Yorkshire, England: Its history begins in the second half of the 19th century. During the industrial revolution, in the old British county, where miners worked all day and often in poor hygiene conditions. One of the main problems consisted of the presence of mice, which were too many at that time.
Only a few decades after its origin it became a companion dog ( its main job was hunting): it is currently one of the most popular breeds on the planet.
Today it is a very beloved dog worldwide. Many specialized breeders are found in Venezuela, Uruguay, Chile, Peru, Colombia, Central America and in the United States. One of its main characteristics is its long and beautiful coat, “separated” by a division that goes from the snout to the tip of the tail.
Yorkshire Terrier: characteristics
How much does a Yorkshire Terrier weigh? 3 kg maximum! A real little dog. The eyes, on the other hand, are dark and bright, they manage to express all their essence. The ears are straight and can be seen well, because they are in an area where it does not have much hair, unlike the tail where the hair is more abundant (which has a darker blue colour than the rest of the body).
As for the coat, it is long and silky throughout the body: generally on the head, it is long and reddish-gold. The hair of this breed is dark blue on top, while underneath, especially on the legs and belly, it can be golden in colour. However, the two colours do not mix. It has no undercoat – for this reason, the Yorkshire Terrier is the ideal dog for allergy sufferers.
Yorkshire Terrier: character
It is one of the most appreciated companions and apartment dogs, especially among the elderly and families. He likes to snuggle continuously, always enjoying the company of his owner, perhaps curled up on a sofa. Although the Yorkshire Terrier is not the four-legged that loves long walks, it is very active and likes to play at home.
It is not difficult to train: it is not a stubborn breed, but it knows how to make itself respected, especially with strangers. He is never aggressive with his family, but he is aggressive with unknown people, just out of fear, not because he wants to attack.
Is it a dog that gets along with cats? Absolutely yes!
The average lifespan of a Yorkshire Terrier ranges from 12 to 15 years: in short, they live long, and for this reason, those who buy a puppy of this breed, must be very convinced. Also because it is a dog that requires attention, care and of course a lot of pampering. If he doesn’t get the attention he needs, he could also develop behaviour disorders, such as barking too much or continually digging in the dirt.
The Yorkshire Terrier nowadays
The role of the Yorkshire Terrier today is indisputable. Known worldwide, it took very little time to spread throughout Europe and the United States. Maintaining size and coat at all times as their main hallmarks. The expansion of dogs as a species in homes around the world caused the Yorkshire people to find their niche easily.
In the United States, it became the most popular breed in 2002. Real merit considering the current population and the heterogeneity of social classes and personal preferences about dogs.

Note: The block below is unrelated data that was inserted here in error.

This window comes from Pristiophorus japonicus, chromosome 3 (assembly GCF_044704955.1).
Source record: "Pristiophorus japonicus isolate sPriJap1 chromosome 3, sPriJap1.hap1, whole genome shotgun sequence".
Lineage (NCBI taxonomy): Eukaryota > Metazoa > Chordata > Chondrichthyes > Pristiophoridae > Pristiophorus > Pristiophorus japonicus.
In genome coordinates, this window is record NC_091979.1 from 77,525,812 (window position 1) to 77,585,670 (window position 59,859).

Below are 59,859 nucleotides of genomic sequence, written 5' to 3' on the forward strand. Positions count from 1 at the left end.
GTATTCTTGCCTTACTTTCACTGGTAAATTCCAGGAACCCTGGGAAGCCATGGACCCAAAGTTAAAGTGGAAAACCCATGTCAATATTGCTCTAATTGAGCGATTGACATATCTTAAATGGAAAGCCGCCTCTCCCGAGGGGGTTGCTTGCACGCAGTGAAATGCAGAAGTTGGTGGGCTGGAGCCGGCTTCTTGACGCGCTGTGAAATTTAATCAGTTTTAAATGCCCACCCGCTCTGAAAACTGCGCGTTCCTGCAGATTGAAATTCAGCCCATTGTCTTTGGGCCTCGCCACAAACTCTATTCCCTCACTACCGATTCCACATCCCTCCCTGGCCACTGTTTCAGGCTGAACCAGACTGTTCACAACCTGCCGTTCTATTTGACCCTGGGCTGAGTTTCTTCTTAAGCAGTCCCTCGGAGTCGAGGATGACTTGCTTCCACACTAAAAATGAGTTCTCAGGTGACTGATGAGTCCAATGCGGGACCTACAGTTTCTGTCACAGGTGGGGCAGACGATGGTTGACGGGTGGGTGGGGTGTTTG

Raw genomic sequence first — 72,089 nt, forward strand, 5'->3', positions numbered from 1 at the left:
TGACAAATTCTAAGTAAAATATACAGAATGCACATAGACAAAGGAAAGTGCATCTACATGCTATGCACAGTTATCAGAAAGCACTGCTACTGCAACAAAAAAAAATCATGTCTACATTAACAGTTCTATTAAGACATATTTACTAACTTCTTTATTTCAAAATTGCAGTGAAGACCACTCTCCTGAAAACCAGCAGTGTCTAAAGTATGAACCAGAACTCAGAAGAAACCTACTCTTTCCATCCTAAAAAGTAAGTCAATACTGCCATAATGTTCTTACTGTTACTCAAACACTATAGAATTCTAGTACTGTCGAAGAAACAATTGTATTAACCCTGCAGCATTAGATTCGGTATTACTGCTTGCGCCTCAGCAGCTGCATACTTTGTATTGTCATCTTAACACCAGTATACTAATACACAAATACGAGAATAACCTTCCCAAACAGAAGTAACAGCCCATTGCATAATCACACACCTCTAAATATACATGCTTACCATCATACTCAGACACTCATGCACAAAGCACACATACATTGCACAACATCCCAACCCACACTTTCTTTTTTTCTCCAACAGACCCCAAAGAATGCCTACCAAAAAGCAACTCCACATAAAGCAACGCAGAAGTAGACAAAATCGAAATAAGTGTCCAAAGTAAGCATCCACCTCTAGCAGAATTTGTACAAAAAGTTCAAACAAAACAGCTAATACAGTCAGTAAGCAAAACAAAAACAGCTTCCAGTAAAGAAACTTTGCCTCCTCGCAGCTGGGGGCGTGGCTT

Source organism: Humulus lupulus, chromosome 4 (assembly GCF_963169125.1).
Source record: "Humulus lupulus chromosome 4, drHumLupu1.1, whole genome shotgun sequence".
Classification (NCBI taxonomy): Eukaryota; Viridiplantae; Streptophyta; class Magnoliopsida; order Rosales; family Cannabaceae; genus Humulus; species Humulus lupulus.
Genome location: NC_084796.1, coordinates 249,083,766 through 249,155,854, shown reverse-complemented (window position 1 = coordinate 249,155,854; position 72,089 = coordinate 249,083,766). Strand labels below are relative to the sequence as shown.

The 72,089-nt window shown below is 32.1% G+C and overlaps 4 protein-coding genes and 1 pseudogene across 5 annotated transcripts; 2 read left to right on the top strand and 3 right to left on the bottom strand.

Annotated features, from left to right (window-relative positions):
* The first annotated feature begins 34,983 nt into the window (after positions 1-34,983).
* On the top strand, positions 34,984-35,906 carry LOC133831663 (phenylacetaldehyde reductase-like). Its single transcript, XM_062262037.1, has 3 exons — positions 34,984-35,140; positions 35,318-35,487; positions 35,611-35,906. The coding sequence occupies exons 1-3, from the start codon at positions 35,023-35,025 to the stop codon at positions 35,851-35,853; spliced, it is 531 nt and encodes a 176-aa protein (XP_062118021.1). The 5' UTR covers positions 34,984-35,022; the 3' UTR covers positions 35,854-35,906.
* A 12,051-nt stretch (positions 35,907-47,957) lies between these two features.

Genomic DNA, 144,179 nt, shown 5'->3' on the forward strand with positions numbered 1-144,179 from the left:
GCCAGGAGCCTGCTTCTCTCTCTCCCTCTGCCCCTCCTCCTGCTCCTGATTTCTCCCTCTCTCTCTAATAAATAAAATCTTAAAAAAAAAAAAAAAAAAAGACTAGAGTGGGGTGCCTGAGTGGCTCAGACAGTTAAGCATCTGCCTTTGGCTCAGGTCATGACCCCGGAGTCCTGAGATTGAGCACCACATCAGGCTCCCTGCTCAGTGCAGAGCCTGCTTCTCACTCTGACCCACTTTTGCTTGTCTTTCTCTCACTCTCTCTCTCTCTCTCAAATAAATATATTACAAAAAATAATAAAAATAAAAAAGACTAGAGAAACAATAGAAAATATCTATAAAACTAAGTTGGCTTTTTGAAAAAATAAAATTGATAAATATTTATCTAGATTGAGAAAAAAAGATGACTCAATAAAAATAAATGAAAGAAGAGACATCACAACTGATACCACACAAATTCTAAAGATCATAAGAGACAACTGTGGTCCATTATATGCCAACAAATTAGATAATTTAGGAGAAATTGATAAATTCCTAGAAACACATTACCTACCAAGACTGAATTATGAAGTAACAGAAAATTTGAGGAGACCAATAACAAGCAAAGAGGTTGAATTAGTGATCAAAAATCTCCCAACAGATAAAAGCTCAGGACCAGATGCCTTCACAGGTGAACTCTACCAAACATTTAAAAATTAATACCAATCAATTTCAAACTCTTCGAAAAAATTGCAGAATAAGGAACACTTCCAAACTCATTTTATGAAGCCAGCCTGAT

In Europe, its success has also occurred, but in a more moderate way. The different cultures present together with a huge number of races. They have caused it to be limited to families with young children and older people who cannot handle larger dogs.
It is a perfect dog for people looking for an easy-to-care animal. A pet to play with whenever he wants. In addition, being so small it adapts well, it is capable of living in urban flats, it does not need large spaces.
In this article, I answered the following question: how much is a Yorkie without papers? We helped you identify a purebred Yorkshire Terrier and discuss the legal requirements when selling or adopting a dog.
You can sell a Yokie without papers for about a quarter of the official price of a purebred Yorkshire Terrier. Without proper documentation, you cannot prove if the dog is purebred or not, and this is the explanation for a lower price.
Our final recommendations are to consult a veterinarian. They can be of great help in preparing all the necessary documentation in order to sell a dog.
If you have any questions or comments on the content please let us know.
FAQ on How much is a Yorkie without papers?
Why do Yorkies cost so much?
Yorkies cost a lot because they are considered a royal breed. Yorkie puppies with an aristocratic pedigree that are the offspring of champions of the American Kennel Club (AKC) in the US are at the top of the scale when it comes to high prices.
What is the average price of a Yorkie?
The average price of a Yorkie is round $1200 – $1500 for a typical companion Yorkie. However, prices are negotiable most of the time.
Are Yorkies expensive to take care of?
Yorkies are not more expensive to take care off than most of the dogs. Food for a Yorkie may cost you around $300/year. But you should add to the bill veterinarian care, toys, tickets (if you want to travel with your dog).
Should you buy a dog without papers?
You can buy a dog without papers, and many sellers will tell you that there is no problem with that. However, if you want to be sure of the breed of the dog, you will have to ask for the registration papers.